Mr. Wayne Y. Yamamoto, President and CEO of USA Graphite, comments; “The 2012 USGS report reinforces the Company’s position on the graphite market. Demand for graphite is growing exponentially as technologies requiring graphite and by-products of graphite are rapidly increasing. Domestic consumption of graphite is reported to be at a five year high. Further, the USA continues to pay record prices for 100% of its consumption, sending fortunes to China, Mexico and Canada. USA Graphite is committed to sourcing multiple large tonnage supplies of graphite in America for the American market.”
- Graphite is used in refractories — used to line high-temperature equipment; pencils; lithium-ion batteries — used in consumer electronics and electric vehicles, including the Nissan Leaf, Tesla Model S and others; fuel cells; and Pebble Bed nuclear reactors. It is used in foundries, lubricants and brake linings.
- Graphite is also used to produce graphene, a tightly packed single layer of carbon atoms that can be used to make inexpensive solar panels, powerful transistors, and even a wafer-thin tablet that could be the next-generation iPad* or iPod*.
- Graphene, extremely light and strong, has been called the world’s next wonder material.
- The closure of graphite mines in China, which produces 75% of the world’s graphite, has resulted in a fall in global graphite production to 1.3 million tonnes per annum in 2011. Like rare earths, China is restricting the export of graphite to protect its own domestic industries. The second largest producer is India, followed by Brazil, North Korea, Austria and Canada.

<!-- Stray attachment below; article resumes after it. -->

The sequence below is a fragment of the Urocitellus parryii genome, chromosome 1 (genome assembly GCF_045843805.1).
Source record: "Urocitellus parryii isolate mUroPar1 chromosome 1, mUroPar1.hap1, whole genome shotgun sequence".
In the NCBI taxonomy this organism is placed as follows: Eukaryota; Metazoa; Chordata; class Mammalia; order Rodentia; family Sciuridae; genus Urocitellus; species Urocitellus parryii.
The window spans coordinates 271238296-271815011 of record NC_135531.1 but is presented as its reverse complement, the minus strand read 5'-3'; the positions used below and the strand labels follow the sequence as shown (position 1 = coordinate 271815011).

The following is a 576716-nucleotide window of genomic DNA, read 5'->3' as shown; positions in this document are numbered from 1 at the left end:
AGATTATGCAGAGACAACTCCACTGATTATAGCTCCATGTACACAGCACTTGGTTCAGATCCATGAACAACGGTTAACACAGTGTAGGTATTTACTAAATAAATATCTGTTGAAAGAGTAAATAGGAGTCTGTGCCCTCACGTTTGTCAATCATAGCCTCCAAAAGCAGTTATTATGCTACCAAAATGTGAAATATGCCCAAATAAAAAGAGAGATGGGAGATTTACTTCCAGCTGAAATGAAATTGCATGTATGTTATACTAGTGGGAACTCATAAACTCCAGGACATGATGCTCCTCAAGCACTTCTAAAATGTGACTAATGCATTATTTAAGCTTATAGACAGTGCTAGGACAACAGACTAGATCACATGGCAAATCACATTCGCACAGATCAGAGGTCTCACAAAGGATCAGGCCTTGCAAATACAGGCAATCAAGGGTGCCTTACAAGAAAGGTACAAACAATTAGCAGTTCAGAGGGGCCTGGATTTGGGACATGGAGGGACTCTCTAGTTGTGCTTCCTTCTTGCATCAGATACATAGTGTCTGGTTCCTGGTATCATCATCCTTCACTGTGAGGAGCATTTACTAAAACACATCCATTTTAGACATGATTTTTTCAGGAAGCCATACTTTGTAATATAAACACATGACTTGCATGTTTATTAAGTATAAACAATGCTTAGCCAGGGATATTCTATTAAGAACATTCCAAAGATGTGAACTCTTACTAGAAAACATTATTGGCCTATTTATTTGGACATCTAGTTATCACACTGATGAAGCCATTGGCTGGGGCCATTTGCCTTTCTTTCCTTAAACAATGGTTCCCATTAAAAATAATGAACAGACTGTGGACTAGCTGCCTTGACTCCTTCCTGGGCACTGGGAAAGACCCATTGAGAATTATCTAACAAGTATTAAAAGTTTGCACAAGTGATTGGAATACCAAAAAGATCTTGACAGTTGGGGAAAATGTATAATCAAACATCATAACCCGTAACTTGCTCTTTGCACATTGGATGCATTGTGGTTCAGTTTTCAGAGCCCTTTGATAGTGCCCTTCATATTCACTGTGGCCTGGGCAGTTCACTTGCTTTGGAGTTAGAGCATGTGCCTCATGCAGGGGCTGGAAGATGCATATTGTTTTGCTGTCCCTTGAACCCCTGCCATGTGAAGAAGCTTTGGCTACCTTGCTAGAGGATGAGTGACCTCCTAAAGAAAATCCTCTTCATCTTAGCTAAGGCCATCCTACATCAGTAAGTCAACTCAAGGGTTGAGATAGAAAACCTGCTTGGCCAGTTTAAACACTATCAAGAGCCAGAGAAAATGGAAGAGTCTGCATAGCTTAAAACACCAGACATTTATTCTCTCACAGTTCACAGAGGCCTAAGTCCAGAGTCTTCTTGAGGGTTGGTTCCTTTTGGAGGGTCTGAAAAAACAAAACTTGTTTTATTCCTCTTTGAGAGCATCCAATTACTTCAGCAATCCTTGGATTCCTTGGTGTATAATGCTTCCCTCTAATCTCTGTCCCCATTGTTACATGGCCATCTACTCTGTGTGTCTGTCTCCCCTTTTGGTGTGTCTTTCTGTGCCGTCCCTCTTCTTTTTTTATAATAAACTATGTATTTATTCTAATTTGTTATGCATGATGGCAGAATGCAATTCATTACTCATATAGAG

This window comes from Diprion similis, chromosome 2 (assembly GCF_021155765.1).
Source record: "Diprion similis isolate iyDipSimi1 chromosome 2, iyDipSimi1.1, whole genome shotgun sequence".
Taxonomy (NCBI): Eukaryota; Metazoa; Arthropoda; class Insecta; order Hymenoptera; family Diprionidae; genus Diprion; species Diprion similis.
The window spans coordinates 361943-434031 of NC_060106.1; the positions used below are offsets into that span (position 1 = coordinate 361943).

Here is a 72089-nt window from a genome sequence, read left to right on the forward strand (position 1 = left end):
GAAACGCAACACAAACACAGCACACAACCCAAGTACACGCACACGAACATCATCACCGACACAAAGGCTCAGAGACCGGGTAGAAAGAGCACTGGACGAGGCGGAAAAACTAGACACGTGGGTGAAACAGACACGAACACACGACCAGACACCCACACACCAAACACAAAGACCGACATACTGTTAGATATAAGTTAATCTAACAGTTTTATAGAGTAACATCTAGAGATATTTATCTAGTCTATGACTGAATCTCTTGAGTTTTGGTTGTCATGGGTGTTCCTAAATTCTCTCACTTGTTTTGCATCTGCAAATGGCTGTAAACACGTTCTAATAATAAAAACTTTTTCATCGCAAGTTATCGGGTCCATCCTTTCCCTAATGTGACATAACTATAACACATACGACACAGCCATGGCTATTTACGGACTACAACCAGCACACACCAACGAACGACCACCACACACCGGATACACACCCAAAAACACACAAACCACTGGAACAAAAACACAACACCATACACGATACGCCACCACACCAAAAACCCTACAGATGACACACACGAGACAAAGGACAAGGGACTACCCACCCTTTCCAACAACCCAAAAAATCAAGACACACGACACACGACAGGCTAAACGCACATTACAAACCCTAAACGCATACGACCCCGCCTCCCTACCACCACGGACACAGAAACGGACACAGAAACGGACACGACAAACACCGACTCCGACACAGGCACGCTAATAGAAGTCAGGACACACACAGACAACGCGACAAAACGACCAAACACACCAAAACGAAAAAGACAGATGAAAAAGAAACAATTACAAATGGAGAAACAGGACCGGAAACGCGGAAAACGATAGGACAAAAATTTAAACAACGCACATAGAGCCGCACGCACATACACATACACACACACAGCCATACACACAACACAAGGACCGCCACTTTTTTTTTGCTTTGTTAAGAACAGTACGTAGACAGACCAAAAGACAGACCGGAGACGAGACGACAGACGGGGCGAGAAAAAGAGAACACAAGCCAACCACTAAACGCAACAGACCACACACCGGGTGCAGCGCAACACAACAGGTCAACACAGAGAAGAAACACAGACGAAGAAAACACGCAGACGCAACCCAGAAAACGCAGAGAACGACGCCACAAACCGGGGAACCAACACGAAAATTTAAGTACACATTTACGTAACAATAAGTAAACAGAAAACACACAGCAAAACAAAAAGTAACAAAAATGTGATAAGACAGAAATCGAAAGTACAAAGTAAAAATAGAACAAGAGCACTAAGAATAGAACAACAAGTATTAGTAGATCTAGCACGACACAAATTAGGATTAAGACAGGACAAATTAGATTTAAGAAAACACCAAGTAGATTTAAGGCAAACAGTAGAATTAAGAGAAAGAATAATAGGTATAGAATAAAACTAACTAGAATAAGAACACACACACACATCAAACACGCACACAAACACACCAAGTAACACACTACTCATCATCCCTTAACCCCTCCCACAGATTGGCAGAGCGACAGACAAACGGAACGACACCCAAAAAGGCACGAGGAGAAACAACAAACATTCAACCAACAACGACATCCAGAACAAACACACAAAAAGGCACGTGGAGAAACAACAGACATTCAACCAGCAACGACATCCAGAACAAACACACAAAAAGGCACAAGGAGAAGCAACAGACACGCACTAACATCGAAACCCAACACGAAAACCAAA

*trademarks of Apple Inc.
About USA Graphite:
USA Graphite is a publicly traded US exploration company focused on the acquisition, exploration and development of world-class graphite properties in North America. USA Graphite intends to become a domestic (US) graphite supplier. The USGS has reported that the USA has been a 100% net importer of graphite over the last 5 years, sending billions of dollars out of America. USA Graphite has holdings in Nevada, offering considerable potential for the discovery and development of large flake, high-grade graphite, whereby mineralization is exposed at surface and clearly evident at economic depths. For additional information please visit http://www.usa-graphite.com
“Safe Harbor” Statement:
Under The Private Securities Litigation Reform Act of 1995: The statements in the press release that relate to the Company’s expectations with regard to the future impact on the Company’s results from new products in development are forward-looking statements, within the meaning of the Private Securities Litigation Reform Act of 1995. Notice Regarding Forward Looking Statements -This press release includes forward-looking statements that involve a number of risks and uncertainties, including the success of the programs it is commercializing and developing. Further, the risks involve the ability of the Company to raise capital to fund its operations and the capital requirements for the development and marketing of its products. Investors are encouraged to review the risk factors listed or described from time to time in the Company’s filings (10K, 10Qs, S-1 and others) with the Securities and Exchange Commission.